Optimal control of acute myeloid leukaemia

JA Sharp, AP Browning, T Mapder, K Burrage, MJ Simpson

Journal of Theoretical Biology (2019)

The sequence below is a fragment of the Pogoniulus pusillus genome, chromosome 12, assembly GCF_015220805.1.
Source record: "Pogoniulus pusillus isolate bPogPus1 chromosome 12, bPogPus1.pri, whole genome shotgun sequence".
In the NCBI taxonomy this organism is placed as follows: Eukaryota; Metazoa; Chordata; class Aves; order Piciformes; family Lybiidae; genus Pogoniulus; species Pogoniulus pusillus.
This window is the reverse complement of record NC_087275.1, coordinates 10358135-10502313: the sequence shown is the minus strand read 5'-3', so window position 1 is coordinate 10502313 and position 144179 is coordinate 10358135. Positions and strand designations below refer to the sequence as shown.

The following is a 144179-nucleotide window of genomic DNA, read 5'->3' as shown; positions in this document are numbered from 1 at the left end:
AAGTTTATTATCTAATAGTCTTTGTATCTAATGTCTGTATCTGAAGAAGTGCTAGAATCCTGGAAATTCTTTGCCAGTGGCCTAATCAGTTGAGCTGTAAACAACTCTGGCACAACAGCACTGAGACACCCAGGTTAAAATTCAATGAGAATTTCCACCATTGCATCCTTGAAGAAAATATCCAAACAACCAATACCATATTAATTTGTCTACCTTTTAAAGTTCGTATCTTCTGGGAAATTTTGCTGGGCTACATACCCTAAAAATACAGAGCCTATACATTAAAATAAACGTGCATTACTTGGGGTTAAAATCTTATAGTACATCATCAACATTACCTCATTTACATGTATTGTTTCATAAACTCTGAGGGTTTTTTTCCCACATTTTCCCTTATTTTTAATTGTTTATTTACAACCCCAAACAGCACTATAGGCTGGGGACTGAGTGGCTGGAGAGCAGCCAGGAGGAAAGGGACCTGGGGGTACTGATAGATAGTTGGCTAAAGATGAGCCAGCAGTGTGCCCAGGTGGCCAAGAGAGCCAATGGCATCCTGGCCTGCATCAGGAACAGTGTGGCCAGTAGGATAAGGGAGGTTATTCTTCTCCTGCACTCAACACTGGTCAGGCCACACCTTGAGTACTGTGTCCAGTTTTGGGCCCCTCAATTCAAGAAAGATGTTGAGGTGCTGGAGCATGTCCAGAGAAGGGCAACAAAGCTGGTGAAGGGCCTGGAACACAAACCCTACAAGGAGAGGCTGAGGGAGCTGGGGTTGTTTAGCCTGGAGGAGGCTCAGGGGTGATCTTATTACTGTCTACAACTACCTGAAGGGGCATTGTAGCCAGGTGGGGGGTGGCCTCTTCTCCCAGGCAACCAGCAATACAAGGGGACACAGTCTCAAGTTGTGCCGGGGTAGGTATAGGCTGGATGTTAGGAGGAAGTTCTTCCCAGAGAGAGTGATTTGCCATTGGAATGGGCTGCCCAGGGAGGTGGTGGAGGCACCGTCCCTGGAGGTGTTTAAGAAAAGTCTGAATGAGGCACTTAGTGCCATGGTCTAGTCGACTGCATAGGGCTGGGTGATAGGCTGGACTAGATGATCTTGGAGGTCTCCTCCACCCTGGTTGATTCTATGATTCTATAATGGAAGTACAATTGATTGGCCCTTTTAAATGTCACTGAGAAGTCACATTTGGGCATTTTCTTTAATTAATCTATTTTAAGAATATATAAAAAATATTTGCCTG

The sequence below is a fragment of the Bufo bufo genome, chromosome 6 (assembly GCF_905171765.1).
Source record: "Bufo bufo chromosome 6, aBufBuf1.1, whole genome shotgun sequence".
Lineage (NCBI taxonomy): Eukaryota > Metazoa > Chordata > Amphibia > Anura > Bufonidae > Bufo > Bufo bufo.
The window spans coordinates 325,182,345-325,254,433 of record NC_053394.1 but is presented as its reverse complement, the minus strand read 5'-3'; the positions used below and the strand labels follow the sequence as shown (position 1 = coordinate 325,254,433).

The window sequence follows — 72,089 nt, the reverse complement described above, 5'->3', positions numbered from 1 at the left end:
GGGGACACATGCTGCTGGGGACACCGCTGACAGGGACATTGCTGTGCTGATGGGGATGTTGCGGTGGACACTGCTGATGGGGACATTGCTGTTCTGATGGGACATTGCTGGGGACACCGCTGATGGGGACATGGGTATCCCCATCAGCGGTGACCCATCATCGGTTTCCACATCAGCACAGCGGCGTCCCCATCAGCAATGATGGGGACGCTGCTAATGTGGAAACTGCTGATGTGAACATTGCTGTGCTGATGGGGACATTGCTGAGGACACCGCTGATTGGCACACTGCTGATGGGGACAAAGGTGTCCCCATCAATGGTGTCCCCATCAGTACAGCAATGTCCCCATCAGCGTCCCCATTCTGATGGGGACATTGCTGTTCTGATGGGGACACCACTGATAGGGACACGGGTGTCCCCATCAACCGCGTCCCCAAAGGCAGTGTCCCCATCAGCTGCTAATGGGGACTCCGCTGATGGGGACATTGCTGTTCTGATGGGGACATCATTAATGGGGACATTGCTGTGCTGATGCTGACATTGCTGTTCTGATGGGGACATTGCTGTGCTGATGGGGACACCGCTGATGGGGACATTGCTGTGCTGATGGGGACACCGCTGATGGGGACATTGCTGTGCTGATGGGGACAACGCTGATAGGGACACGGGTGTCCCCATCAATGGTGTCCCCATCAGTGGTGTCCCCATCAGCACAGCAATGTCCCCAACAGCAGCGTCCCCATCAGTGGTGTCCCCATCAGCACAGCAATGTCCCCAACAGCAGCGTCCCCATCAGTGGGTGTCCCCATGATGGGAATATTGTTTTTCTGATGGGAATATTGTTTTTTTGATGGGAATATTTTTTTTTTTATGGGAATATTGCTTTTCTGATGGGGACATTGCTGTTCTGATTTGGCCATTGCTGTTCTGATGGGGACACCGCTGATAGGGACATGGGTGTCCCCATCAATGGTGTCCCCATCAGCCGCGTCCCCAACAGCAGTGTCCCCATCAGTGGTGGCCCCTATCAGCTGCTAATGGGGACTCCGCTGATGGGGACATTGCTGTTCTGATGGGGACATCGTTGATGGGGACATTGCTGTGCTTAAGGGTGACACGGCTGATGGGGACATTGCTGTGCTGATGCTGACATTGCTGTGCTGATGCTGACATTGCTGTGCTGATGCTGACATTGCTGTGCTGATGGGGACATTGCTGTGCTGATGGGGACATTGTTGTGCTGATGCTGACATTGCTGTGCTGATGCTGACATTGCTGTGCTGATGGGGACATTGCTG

Acute myeloid leukaemia (AML) is a blood cancer affecting haematopoietic stem cells. AML is routinely treated with chemotherapy, and so it is of great interest to develop optimal chemotherapy treatment strategies. In this work, we incorporate an immune response into a stem cell model of AML, since we find that previous models lacking an immune response are inappropriate for deriving optimal control strategies. Using optimal control theory, we produce continuous controls and bang-bang controls, corresponding to a range of objectives and parameter choices. Through example calculations, we provide a practical approach to applying optimal control using Pontryagin’s Maximum Principle. In particular, we describe and explore factors that have a profound influence on numerical convergence. We find that the convergence behaviour is sensitive to the method of control updating, the nature of the control, and to the relative weighting of terms in the objective function. All codes we use to implement optimal control are made available.